It does get better.
Some months ago I found an incredible project called “It gets better”.
It was created to support young people who face daily tormenting and bullying, particularly LGBT young people. The project aims to show them that there’s a life waiting for them outside high school, they just need to get through their teen years and it will start getting better.
When I read the book I cried many times. I related to many of these stories, although I am not gay. High school was without a doubt one of the hardest periods of my life, especially the first year.
I transitioned from the 9th grade, where we were only 28 students and all of us were friends, to a giant high school where I didn’t know many people.
The few friends that came from the same middle school stopped talking to me in our new school, which made incredibly sad.
On top of that I started being bullied and ostracized for being a geek.
I didn’t understand the sudden change.
I always liked school and getting good grades, and until then it was usually perceived as a good thing. But in high school everything changed, it felt like having good grades and liking school made you weird and a target of many mean comments and attitudes.
Even people in my family started talking to my mom about my “problem”— I was not being a “normal” teenager, because teenagers need to party and not to care too much about school.
My parents and I had many talks during that period. They asked me if I was feeling pressured to get good grades, if I felt that I needed to be a good student to make them happy— But all I could say was that I liked school, that I had always liked school and that I was good at it.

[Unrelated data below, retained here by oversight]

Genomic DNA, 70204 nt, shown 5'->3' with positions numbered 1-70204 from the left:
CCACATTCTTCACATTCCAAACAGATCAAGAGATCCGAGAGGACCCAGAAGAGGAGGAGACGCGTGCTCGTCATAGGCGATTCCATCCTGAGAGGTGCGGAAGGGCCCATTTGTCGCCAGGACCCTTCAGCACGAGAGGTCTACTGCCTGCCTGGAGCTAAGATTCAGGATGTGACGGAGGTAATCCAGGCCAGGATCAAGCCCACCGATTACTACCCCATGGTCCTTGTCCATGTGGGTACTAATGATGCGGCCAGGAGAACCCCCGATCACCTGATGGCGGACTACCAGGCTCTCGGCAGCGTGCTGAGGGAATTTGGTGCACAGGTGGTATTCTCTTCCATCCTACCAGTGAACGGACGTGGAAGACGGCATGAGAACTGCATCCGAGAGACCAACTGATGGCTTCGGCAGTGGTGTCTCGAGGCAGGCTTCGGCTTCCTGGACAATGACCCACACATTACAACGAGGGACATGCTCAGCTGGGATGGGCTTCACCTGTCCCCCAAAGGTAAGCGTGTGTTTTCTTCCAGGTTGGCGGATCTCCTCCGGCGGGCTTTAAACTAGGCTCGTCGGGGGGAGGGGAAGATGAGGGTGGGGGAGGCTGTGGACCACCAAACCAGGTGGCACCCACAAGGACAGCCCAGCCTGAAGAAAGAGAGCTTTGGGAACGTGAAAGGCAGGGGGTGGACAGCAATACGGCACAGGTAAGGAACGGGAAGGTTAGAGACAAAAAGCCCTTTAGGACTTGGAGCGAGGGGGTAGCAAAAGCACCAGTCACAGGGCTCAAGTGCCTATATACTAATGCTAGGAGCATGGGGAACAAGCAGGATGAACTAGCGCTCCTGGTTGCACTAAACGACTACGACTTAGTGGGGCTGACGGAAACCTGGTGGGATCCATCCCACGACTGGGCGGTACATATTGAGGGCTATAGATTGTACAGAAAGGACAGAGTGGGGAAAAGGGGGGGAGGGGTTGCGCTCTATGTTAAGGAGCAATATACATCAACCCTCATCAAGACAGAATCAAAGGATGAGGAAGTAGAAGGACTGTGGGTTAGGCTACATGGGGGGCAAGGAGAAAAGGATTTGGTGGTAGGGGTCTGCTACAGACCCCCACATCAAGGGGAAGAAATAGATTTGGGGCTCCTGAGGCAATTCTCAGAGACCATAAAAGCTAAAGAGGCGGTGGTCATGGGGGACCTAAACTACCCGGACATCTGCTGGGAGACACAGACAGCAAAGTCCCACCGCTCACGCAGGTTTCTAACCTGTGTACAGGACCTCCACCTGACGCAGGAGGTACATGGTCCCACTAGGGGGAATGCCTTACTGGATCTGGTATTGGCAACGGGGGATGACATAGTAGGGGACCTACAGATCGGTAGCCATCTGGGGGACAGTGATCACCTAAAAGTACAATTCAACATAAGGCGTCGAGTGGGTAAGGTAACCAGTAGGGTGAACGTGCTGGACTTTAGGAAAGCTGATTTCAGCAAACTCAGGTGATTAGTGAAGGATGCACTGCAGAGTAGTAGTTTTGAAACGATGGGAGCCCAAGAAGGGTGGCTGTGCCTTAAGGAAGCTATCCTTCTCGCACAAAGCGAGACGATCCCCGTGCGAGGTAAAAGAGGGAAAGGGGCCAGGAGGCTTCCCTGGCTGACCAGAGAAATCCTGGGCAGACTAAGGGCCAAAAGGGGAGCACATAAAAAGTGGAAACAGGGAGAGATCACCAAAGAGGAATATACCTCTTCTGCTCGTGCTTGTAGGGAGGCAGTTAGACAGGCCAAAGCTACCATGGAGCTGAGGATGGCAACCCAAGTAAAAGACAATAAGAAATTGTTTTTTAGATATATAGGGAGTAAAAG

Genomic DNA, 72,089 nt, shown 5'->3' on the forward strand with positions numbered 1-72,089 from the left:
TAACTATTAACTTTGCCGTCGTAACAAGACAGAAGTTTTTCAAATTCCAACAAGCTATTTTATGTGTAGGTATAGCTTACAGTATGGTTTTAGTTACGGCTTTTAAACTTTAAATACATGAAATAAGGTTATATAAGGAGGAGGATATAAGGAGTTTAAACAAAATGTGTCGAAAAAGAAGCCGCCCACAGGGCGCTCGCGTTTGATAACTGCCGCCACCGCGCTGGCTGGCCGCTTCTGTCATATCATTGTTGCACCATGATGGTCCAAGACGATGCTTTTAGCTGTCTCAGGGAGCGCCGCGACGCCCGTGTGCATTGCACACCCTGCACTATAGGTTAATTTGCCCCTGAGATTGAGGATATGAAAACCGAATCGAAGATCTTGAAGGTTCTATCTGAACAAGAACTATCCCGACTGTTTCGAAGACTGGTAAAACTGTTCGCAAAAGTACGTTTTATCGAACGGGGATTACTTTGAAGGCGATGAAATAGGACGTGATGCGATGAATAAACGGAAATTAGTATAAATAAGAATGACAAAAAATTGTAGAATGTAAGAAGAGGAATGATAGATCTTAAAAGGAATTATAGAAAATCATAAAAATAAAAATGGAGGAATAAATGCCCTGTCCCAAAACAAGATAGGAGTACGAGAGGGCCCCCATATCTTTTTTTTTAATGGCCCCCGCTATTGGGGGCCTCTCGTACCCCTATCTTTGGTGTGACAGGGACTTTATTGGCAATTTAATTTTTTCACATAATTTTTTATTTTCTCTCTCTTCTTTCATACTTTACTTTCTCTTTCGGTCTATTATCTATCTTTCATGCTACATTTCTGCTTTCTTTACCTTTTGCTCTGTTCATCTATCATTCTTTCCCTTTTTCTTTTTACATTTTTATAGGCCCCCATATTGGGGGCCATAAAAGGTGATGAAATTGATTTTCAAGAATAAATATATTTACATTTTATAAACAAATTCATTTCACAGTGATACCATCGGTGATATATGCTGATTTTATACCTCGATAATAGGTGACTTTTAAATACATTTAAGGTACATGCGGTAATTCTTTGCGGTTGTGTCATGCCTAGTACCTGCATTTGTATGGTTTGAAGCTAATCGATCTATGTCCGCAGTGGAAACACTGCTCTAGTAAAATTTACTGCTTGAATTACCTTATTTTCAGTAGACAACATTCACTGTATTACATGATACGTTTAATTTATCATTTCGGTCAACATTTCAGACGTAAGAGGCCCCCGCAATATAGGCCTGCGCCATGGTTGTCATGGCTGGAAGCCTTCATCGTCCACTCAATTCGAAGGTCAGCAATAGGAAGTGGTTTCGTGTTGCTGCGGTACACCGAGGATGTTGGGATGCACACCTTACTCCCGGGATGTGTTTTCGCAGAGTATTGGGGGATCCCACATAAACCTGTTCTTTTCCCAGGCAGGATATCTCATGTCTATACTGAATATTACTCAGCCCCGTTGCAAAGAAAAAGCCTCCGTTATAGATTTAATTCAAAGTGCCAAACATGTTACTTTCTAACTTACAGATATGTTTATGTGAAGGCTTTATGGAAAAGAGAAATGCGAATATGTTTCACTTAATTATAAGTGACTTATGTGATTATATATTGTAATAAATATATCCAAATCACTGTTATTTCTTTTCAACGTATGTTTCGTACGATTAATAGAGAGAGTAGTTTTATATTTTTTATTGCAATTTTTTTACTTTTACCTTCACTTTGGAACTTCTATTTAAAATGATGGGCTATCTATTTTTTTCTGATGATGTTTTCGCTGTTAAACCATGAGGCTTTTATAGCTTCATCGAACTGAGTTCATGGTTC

However, at 16, things started to get to me after a while. The mean comments increased, the gossip around me and the rejection started to feel heavier. I wanted to quit that school.
I wanted to go to a different school and forget about those people who were hurting me, both the new and the old faces.
I just wanted to focus on my reading, my books, my numbers. The more they attacked me the more I liked being alone with my music and my own thoughts to get me through it.
After the first year ended, I told my parents I wanted to change schools, but they both agreed that I should give it another semester before I could do that.
My second year got better, I found few, but good peers that made it all better. And although my self esteem got a little bruised, I graduated high school and moved on.
That experience definitely helped me shaping the person I am today. I learned that people will always find something they don’t like about you, but we’re not here to please people.
Maybe it’s because you’re gay, or because you’re a geek, or a nerd, or are overweight or not “attractive”— The list of things that people think are “wrong” with others could be endless.
But the only person you really need to be ok with is yourself. You need to love the person you are because that’s the only person you can’t get rid of.
Days in high school can be tough. It’s already difficult to try to figure out what’s going on with you, and your new mind, your new body. And then you add some extra kids whose only job would appear to be making you miserable.
Don’t let them— I can tell you: IT DOES GET BETTER.
If you’re a kid experiencing bullying, in whatever form, for whatever reason, please hold on to life. Hold on to whatever makes you happy, don’t ever think there’s no way out of it, or that it will always be like that.
Be kind to yourself, read a lot, listen to music, talk to someone you trust ( a teacher, a parent, a friend, a help line), work out, focus on what’s important to you.
There are many wonderful things in this world and great people to share them with, it might just take some time.